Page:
In this feature article, Hannah Riggott talks about her experience as a project archivist and how she tackled her project.
The Hepworth Wakefield opened in 2011. The development on the banks of the river Calder is one of the most successful new galleries in the UK and has won numerous awards. The gallery holds a major art collection inherited from Wakefield City Art Gallery which closed in 2008 and the archive collection supports this. Prior to my appointment the archive was uncatalogued and still stored in the boxes it was transported in from the old gallery. The collection is significant as it represents the history of art in Wakefield, which is the birthplace of major 20th Century sculptor Barbara Hepworth. The city also had close links to the sculptor Henry Moore, who was born in nearby Castleford. The archive contains a large volume of correspondence from these artists, as well as artist files pertaining to each artist in the collection, photographs and correspondence relating to Wakefield City Art Gallery. There is also a collection books from the personal library of Barbara Hepworth which are stored in the archive and also required cataloguing.
I was employed with funds from an Arts Council grant for three months. The initial aim of the project was to arrange, catalogue and repackage the material to make the archive accessible so that it could be used by gallery staff in the course of their work. The collection had already been assessed by an archive consultant and I was able to refer to his report. I was also to oversee the participation of a volunteer who would be arranging and cataloguing Hepworth’s library. I was the only archive professional working on the project but I worked closely with the curatorial team and was always guided by what they wanted to get out of the project and how they envisioned using the archive as a resource.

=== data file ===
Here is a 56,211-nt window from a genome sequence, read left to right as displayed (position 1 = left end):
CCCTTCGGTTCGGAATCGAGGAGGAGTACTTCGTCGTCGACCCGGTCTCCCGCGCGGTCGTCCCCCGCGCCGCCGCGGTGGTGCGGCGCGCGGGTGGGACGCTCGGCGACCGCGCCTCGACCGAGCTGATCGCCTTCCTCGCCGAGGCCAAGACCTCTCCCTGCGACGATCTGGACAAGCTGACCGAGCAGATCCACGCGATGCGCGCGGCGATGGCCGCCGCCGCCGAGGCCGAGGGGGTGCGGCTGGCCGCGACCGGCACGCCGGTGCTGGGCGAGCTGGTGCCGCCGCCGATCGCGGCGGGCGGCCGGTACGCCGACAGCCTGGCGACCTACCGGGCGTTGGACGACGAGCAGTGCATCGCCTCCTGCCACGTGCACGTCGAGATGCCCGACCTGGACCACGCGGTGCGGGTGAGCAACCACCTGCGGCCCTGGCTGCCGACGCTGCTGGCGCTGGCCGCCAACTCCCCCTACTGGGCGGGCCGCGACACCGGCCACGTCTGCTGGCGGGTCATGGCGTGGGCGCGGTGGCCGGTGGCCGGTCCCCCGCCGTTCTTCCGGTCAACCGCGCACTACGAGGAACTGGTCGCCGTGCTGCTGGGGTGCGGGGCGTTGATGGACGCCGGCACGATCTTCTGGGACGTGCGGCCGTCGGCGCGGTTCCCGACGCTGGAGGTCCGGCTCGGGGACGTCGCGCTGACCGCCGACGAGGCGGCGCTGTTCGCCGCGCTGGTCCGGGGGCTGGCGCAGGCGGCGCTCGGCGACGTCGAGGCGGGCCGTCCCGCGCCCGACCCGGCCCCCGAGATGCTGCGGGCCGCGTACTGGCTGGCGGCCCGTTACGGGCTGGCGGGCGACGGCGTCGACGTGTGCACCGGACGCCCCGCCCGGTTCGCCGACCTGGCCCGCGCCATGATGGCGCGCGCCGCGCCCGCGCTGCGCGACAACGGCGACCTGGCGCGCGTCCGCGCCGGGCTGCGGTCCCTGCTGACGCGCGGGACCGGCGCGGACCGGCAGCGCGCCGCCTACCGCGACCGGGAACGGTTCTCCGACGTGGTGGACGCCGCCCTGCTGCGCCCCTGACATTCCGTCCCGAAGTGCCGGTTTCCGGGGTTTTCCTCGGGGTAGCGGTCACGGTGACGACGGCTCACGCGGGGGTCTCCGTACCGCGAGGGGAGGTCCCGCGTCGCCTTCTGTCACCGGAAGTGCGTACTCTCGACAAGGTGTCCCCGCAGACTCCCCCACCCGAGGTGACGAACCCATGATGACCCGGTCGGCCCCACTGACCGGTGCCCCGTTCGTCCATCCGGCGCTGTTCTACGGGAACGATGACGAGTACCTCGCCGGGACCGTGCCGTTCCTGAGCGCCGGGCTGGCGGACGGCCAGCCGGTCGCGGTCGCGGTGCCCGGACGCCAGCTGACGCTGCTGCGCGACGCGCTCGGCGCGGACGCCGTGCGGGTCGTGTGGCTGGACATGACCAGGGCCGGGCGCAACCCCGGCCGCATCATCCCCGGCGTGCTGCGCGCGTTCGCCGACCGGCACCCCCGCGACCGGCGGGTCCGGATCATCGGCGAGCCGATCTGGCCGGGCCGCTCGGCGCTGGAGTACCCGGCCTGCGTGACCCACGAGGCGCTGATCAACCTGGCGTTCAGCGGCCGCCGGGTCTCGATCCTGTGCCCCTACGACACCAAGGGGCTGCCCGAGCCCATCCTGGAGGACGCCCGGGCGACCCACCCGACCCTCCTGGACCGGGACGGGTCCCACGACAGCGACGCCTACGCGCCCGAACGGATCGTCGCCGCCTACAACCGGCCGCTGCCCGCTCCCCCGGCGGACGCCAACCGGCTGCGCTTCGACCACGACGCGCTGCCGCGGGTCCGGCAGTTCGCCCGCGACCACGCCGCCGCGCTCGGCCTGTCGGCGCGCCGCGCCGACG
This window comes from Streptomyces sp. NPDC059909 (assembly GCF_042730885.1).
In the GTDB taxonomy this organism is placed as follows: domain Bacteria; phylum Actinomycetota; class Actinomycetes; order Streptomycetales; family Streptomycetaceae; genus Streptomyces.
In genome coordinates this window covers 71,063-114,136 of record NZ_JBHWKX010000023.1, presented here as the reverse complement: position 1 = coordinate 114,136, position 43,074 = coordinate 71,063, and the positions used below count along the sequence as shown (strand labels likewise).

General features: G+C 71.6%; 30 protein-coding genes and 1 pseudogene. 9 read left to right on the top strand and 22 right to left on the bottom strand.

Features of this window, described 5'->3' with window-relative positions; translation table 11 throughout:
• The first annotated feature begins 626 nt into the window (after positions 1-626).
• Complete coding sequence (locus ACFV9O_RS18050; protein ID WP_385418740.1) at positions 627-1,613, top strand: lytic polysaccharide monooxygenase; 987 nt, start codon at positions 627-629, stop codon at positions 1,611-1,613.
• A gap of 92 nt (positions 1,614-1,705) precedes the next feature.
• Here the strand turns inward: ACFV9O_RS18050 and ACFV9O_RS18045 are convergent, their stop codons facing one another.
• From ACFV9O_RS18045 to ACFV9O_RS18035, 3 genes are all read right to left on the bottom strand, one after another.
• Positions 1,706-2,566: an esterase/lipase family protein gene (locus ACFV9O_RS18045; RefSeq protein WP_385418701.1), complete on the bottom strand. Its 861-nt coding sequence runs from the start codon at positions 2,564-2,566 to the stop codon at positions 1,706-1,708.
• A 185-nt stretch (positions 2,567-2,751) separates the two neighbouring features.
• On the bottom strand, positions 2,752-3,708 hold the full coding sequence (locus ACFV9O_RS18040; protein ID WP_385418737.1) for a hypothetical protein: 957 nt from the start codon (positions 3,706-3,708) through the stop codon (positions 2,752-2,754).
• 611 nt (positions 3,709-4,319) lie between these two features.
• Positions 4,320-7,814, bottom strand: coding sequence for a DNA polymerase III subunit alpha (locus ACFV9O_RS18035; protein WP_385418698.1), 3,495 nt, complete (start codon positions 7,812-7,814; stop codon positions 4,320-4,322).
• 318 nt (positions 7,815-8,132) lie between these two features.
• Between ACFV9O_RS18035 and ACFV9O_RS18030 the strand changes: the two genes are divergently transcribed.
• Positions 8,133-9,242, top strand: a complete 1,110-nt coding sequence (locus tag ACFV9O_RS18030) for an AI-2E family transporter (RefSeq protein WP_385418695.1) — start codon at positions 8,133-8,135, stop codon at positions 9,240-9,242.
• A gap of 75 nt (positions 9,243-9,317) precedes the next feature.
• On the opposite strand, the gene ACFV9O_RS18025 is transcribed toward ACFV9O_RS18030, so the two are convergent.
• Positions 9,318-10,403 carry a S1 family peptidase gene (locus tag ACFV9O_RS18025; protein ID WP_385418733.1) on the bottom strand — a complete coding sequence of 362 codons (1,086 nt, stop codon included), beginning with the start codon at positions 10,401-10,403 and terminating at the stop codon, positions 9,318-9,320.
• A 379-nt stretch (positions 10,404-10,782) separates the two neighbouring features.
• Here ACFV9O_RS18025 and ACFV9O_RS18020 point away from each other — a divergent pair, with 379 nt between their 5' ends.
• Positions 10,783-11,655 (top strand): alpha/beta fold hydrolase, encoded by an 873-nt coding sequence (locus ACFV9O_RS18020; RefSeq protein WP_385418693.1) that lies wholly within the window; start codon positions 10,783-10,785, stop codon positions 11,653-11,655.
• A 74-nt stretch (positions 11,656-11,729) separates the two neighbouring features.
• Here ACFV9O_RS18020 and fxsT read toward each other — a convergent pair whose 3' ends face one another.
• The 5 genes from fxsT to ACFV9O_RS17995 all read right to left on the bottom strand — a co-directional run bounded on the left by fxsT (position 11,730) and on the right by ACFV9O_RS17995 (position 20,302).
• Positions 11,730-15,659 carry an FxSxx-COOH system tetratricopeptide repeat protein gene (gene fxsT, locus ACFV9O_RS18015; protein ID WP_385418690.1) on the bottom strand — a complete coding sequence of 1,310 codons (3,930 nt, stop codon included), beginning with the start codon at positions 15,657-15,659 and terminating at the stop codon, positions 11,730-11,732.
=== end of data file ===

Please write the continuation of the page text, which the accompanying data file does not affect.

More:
I spent the first week of my contract looking in boxes and trying to get an idea of the collection and how I would arrange it. It was daunting task, but I had the consultant’s report and a box list to help me. Even though I had such a short time to work on a sizeable collection I still felt it was important to take my time and make a proper plan of attack. There was no real original order so I decided to divide the collection into three main areas; Personal Papers, Artist Files and the Papers of Wakefield City Art Gallery. In the absence of any dedicated archival software the plan was for me to catalogue on an Excel spreadsheet. I was given the responsibility to design the spreadsheet myself and I used ISAD (G) to ensure that I was capturing all the essential information.
I began with the Artist Files because they were highlighted as a priority by the gallery staff. The Artist Files were stored in four filing cabinets and arranged in alphabetical order. There is a file for each artist who is represented in the Wakefield Permanent Art Collection and these files are used so regularly by gallery staff that they are more like current records than archives. I maintained the original alphabetical order, catalogued them to file level using the NCA Rules for the Construction of Personal, Place and Corporate Names and repackaged them into new archival files and boxes. Keeping the files in alphabetical order means that staff members can still find files quickly without having to use the catalogue, but the catalogue creates a record of what records are there. After I had completed the Artist Files I moved on to my second priority, the Exhibition Files from Wakefield City Art Gallery. I felt that these records were likely to be a popular and useful resource for the staff at the Hepworth. I created a file for each exhibition there was material on and arranged them in chronological order. They provide a full picture of the old gallery’s activities up to it’s closure and include posters, photographs, promotional material, exhibition catalogues and letters from artists. When I had finished this task I catalogued the papers relating to Barbara Hepworth and Henry Moore. The Hepworth is in possession of numerous examples of their work and there is a large volume of archive material to support this.